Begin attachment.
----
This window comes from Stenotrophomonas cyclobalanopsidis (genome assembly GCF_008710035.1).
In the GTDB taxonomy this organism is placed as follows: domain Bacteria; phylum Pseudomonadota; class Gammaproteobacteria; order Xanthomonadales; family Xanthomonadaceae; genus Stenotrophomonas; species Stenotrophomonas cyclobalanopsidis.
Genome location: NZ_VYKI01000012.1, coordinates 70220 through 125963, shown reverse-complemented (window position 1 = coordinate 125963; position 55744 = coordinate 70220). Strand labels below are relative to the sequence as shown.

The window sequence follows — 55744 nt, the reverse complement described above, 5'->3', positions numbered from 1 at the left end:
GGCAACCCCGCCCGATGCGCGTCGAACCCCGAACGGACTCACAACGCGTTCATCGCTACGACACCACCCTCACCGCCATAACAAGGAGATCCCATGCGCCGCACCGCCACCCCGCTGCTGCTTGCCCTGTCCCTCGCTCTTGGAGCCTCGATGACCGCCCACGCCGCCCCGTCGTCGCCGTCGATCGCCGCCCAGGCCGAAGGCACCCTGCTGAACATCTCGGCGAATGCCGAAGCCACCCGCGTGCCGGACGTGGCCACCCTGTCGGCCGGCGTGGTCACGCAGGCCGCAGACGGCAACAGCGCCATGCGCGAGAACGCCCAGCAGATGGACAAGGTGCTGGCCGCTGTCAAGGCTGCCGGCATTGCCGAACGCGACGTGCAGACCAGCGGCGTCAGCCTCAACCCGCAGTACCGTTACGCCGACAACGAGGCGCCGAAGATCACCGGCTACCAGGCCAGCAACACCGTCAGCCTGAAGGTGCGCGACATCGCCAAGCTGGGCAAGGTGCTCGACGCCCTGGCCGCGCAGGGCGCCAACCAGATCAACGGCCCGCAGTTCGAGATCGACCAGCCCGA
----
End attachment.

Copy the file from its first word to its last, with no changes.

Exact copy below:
This window comes from Stenotrophomonas cyclobalanopsidis (genome assembly GCF_008710035.1).
In the GTDB taxonomy this organism is placed as follows: domain Bacteria; phylum Pseudomonadota; class Gammaproteobacteria; order Xanthomonadales; family Xanthomonadaceae; genus Stenotrophomonas; species Stenotrophomonas cyclobalanopsidis.
Genome location: NZ_VYKI01000012.1, coordinates 70220 through 125963, shown reverse-complemented (window position 1 = coordinate 125963; position 55744 = coordinate 70220). Strand labels below are relative to the sequence as shown.

The window sequence follows — 55744 nt, the reverse complement described above, 5'->3', positions numbered from 1 at the left end:
GGCAACCCCGCCCGATGCGCGTCGAACCCCGAACGGACTCACAACGCGTTCATCGCTACGACACCACCCTCACCGCCATAACAAGGAGATCCCATGCGCCGCACCGCCACCCCGCTGCTGCTTGCCCTGTCCCTCGCTCTTGGAGCCTCGATGACCGCCCACGCCGCCCCGTCGTCGCCGTCGATCGCCGCCCAGGCCGAAGGCACCCTGCTGAACATCTCGGCGAATGCCGAAGCCACCCGCGTGCCGGACGTGGCCACCCTGTCGGCCGGCGTGGTCACGCAGGCCGCAGACGGCAACAGCGCCATGCGCGAGAACGCCCAGCAGATGGACAAGGTGCTGGCCGCTGTCAAGGCTGCCGGCATTGCCGAACGCGACGTGCAGACCAGCGGCGTCAGCCTCAACCCGCAGTACCGTTACGCCGACAACGAGGCGCCGAAGATCACCGGCTACCAGGCCAGCAACACCGTCAGCCTGAAGGTGCGCGACATCGCCAAGCTGGGCAAGGTGCTCGACGCCCTGGCCGCGCAGGGCGCCAACCAGATCAACGGCCCGCAGTTCGAGATCGACCAGCCCGA